02 Jul Canada introduced new guidance for temporary resident visas
Canada introduced new guidance for temporary resident visas
On June 30, 2021, Immigration, Refugees and Citizenship Canada (IRCC) introduced new instructions for temporary resident visas on processing open temporary resident visa (TRV) applications during the pandemic. Although the priority is to continue processing applications where the client meets a travel restriction exemption and travels for a non-discretionary purpose, immigration officers will have to continue to determine to what extent they have the capacity to process non-priority applications, and process a final decision for open TRV applications for applicants who are not eligible to travel to Canada during the pandemic
#IRCC, #TRV, #Temporary_resident_visa, #visitor_visa
IRCC published a new temporary public policy for foreign nationals
On June 30, 2021, the Government of Canada published a new temporary public policy that exempts some foreign nationals from having to complete an additional immigration medical exam as part of their application for permanent residence (PR) or for a permanent resident visa (PRV). The policy applies to foreign nationals residing in Canada who have submitted or have a pending application for PR or for a PRV and have not yet completed a new immigration medical exam; or those who have completed an immigration medical exam within the last 5 years and were found not to pose any risk to public safety or health; and those who have not left Canada for more than 6 months in the last year to live in another country that possesses a higher incidence of a serious communicable disease than Canada. New instructions will be in effect until December 28, 2021.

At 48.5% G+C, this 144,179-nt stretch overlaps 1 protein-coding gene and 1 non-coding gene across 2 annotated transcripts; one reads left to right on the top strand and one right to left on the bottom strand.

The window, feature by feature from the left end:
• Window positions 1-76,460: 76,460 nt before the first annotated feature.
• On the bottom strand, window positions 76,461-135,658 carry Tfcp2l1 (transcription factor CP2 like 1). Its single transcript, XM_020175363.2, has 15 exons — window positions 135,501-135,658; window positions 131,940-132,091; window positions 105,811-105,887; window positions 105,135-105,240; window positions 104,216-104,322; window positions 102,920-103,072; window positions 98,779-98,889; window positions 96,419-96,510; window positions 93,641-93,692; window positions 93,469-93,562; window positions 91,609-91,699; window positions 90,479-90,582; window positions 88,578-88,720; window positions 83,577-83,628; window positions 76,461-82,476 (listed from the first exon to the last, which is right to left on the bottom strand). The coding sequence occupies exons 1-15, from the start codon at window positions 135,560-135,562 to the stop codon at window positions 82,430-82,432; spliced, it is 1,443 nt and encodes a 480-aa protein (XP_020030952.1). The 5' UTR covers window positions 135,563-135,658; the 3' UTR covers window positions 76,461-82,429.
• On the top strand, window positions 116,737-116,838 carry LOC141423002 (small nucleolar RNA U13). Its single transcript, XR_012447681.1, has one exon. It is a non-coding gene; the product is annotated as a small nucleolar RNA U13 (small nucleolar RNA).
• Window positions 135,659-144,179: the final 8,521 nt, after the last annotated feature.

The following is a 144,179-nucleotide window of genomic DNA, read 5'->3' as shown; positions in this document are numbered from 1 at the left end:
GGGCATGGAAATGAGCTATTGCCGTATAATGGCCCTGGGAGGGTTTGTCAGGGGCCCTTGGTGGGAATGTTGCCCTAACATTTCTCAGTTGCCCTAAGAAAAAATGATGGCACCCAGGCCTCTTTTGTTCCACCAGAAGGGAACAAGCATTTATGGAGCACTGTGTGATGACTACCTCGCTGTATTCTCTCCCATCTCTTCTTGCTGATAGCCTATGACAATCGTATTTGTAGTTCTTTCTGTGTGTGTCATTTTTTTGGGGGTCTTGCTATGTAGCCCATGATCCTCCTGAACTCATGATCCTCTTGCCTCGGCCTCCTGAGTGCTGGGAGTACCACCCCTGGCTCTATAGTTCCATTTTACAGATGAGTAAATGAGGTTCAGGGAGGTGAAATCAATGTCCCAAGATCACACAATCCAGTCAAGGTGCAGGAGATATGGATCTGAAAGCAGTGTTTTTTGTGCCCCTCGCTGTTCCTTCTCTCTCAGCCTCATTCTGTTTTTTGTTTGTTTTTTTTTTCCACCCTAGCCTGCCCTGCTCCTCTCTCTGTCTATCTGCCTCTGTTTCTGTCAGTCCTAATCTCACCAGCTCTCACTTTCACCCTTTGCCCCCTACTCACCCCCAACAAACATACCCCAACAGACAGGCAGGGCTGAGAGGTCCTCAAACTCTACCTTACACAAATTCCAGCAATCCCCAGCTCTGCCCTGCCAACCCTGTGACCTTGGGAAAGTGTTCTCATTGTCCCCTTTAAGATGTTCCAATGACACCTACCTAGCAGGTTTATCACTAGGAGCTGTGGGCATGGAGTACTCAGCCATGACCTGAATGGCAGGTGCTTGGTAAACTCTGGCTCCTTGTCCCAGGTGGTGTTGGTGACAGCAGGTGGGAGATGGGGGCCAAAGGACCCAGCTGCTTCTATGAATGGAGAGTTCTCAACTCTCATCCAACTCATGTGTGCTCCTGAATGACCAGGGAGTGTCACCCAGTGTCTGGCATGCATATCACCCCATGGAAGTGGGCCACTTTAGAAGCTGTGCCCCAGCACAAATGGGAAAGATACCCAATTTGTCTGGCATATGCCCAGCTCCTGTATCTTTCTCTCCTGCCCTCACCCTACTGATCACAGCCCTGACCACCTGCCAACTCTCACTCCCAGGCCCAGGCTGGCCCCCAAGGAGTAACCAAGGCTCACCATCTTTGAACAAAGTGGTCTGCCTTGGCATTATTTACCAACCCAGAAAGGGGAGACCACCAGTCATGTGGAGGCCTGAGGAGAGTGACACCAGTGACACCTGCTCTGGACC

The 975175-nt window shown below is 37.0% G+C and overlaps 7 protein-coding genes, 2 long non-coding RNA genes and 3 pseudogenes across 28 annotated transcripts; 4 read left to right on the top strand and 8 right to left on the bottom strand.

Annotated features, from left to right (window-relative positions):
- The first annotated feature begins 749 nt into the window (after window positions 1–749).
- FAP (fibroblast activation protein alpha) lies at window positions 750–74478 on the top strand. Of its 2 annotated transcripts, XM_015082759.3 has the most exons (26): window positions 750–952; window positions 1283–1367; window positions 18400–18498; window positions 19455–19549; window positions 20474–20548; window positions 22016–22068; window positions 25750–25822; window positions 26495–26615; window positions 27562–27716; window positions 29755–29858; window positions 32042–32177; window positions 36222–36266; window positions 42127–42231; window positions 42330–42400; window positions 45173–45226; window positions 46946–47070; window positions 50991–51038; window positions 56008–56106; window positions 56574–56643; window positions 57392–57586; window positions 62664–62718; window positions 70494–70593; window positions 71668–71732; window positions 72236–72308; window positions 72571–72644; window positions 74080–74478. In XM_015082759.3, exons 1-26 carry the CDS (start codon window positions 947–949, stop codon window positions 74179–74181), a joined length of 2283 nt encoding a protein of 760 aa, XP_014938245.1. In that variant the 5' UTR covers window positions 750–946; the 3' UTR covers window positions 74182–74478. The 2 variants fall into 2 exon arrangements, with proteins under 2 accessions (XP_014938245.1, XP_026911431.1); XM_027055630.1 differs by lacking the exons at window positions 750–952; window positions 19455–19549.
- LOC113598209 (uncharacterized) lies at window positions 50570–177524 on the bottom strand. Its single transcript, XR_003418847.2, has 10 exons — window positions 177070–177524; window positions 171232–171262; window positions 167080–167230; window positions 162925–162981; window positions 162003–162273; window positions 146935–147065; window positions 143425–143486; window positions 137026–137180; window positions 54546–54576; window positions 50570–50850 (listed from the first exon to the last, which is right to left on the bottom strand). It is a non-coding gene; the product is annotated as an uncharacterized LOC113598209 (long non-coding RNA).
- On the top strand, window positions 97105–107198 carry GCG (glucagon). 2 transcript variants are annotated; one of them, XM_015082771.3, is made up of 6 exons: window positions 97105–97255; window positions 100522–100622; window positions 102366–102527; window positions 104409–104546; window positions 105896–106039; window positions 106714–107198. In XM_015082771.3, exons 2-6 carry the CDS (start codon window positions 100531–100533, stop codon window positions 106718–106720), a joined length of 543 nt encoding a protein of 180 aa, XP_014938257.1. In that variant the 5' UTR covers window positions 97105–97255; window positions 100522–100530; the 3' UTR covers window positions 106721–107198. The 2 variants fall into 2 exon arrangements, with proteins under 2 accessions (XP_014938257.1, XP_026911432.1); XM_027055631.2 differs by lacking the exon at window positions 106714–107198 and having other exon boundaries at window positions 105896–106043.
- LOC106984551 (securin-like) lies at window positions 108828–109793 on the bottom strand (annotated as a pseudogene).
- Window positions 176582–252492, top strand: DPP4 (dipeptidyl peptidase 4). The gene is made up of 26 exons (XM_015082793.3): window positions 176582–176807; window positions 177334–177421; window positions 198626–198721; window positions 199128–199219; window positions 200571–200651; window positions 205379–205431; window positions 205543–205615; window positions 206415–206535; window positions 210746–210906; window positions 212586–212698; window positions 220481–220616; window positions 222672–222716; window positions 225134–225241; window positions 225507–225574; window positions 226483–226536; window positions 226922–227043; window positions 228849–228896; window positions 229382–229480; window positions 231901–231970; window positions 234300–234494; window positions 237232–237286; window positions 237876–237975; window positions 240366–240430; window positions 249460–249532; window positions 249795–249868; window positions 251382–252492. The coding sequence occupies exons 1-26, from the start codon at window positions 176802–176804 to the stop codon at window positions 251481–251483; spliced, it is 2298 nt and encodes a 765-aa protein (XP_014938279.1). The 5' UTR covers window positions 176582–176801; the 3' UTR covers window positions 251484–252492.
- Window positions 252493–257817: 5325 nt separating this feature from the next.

#IRCC, #Medical_exam, #Medical_examination
New Brunswick experiences population boost
Statistics Canada recently confirmed that more than 3,500 people from other Canadian provinces moved to New Brunswick between January and March 2021. It is the highest in-migration numbers since 1975. In addition, more and more international students and graduates from the Atlantic Canada Study and Stay program prefer to stay in the province. This year, 64 graduates in fields of study such as computer science, information technology, finance, engineering, environmental studies, and business administration remained in New Brunswick to live and secured jobs.
International students coming to Canada face barriers
As COVID-19 cases rise and fall in various parts of the world, travel restrictions and measures change. International students coming to Canada face numerous barriers, such as visa backlogs, lack of vaccination, quarantine measures, and fewer available flights. In addition, several universities require students living in residence to be vaccinated against COVID-19. Students who are unable to access a vaccine before move-in will have to receive one in 14 days. Students who are not fully vaccinated will have to follow federal government requirements.